It may be time for me to re-evaluate a number of aspects of my life. Such thought processes are normally precipitated by an episode of high crisis, which is hardly the way one can describe a 36-hour journey to Winnipeg, even if one’s luggage takes nearly 48 hours to make the same journey. Add to the mix a seven-hour time difference, 3°C temperatures for which one obviously isn’t equipped, dirty clothes against freshly-showered skin, interminable airport experiences, and one does start to get close to a state that, if not crisis-like in nature, is certainly something that suggests a fresh approach should be considered.
Let’s begin with the Edward de Bono-type solution. I could sign up with an international pay-per-use service – let’s call it iValet – that keeps track of my clothes sizes and itinerary. iValet would be aware of my itinerary (and the local weather conditions) and would mail the necessary clothing to my hotel. Before checking out I mail the dirty clothes back to them, in the process killing a whole flock of birds. For starters, there wouldn’t be any need to use overpriced hotel laundry. I also wouldn’t need to check any luggage (I wonder if there’s any chance of the airline giving me a rebate for that?), which then couldn’t go missing. Perhaps I could even wear Ted Baker shirts every day, without having to splash out £90 each?
On the other hand I could pretend to be an advertising or music industry type, which would enable me to standardise on a wardrobe of black t-shirts, black jeans, black jacket and appropriately utilitarian black shoes. Two weeks’ worth could easily fit into carry-on luggage (but I’d have to start bringing home gifts to my collection of colourful shirts, which may get very grumpy with me). I could – of course – also stop travelling, which at the moment I’m not quite ready to forego!
On the subject of carry-on luggage, I’m amazed at how few players in the greater toiletries industry have made any effort to cash in on the 100ml maximum size for liquids, aerosols and gels. The majority of my preferred bathroom arsenal is not available in sizes smaller than 125ml. And companies complain that sales are slowing down!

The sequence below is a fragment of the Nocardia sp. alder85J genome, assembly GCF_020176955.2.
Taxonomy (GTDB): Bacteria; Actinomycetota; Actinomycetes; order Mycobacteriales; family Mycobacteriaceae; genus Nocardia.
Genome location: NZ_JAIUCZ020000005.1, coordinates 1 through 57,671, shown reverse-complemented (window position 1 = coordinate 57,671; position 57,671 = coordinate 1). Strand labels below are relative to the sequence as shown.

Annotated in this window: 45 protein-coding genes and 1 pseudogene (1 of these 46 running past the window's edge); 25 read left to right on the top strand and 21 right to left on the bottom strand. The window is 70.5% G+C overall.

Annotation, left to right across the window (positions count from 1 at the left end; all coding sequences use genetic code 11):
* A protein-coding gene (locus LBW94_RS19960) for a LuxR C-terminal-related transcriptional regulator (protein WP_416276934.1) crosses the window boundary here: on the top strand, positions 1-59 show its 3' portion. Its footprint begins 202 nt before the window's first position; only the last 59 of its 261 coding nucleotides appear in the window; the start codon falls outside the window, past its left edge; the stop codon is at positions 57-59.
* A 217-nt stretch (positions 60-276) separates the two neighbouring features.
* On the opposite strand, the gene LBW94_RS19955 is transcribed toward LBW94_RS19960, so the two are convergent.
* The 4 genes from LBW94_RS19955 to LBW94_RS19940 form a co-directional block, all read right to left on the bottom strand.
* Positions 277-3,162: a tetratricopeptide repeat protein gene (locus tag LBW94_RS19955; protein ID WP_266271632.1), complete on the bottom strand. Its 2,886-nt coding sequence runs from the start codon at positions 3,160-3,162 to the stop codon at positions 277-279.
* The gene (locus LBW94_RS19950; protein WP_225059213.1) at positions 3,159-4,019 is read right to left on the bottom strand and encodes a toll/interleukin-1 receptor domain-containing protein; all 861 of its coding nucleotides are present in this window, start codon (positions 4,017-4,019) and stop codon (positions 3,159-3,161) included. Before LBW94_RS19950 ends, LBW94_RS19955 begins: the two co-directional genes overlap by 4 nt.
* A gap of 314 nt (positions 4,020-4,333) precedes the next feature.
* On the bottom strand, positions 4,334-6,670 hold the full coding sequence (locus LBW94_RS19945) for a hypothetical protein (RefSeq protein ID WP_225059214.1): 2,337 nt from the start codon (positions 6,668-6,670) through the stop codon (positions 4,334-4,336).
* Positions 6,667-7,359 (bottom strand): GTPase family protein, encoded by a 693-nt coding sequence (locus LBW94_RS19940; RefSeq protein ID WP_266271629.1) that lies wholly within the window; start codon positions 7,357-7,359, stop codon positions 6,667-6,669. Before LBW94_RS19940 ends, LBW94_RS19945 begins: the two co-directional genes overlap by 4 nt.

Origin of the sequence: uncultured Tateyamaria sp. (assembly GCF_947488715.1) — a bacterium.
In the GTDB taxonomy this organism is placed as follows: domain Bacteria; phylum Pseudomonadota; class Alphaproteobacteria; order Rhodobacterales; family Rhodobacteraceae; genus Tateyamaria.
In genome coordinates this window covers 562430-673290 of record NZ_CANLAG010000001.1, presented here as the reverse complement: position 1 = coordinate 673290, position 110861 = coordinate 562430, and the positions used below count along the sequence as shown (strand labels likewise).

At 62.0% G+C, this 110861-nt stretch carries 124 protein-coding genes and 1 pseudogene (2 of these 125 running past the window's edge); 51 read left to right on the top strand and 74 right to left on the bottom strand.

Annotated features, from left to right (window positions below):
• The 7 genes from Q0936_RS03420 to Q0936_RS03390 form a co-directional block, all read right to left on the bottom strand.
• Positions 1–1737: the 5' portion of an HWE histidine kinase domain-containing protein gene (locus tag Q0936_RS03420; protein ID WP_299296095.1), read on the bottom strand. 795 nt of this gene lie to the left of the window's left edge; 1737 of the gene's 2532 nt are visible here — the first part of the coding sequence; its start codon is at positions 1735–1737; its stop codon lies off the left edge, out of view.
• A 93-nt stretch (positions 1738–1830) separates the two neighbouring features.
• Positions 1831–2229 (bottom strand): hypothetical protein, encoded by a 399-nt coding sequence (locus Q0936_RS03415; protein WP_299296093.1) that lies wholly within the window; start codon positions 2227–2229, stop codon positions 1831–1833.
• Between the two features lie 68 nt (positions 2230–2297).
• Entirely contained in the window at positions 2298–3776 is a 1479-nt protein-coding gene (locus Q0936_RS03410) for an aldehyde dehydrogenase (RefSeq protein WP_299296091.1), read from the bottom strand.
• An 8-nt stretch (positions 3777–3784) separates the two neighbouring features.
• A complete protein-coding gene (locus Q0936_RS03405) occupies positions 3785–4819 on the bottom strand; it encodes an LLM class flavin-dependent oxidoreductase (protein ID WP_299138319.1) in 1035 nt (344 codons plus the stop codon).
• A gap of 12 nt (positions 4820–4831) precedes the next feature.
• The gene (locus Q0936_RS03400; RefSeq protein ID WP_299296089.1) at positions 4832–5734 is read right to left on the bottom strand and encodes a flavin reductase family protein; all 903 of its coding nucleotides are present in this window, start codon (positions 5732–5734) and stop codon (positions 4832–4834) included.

Back to Winnipeg, where our wine sales keep growing (OK, only in 750ml units). I’m here for their annual Wine Festival, which is expected to draw 6500 consumers over the course of the weekend. On the opening night I was chatting to the very gorgeous woman responsible for marketing the Saskatchewan liquor/wine stores (she was here to get some ideas in preparation for holding similar events there). She asked me how this event was different to similar ones elsewhere in the world, and was amazed when I told her that wine drinkers are the same wherever one goes. OK, so those at the Decanter Fine Wine Encounter in London (which we took part in earlier today) may ask more challenging questions, but basically whether it’s Cape Town, Johannesburg, Tokyo, Beijing, Oslo or Winnipeg, the people are very similar.
There was a period last night, when people were standing six deep waiting for their turn to get a pouring of The Dark Side, Daisy Darling, Cellar Blend or Happy Dragon, that the 36 hours of travel, lost luggage, immigration officials and airports vanished from my brain. There really is no better cure for jet lag than have all these people come up to the table, using the names of the wines with familiarity and appreciation (if just one woman had thrown underwear at the table I could – even if only for a moment – have pretended that I am in the music industry).
In a sense, what we’ve tried to do with the way that Cloof wines are branded and labelled is to create a group of celebrities, or (aspirant) rock stars. It’s all about bringing character and personality to a lifestyle product with which consumers have a relationship that is quite intimate.
The wine industry – at every step of the process – is built upon relationships. Theoretically there is technology available that obviates the need for me to spend 36 hours getting to Winnipeg, but I don’t believe it truly is a substitute for face-to-face contact (in any case, I wouldn’t want to miss out on that six-deep crush!). Numbers on an income statement are important, but it’s real, live people that spend the money that puts the numbers there.
If only this person could have real, live clothes to wear when he gets to places!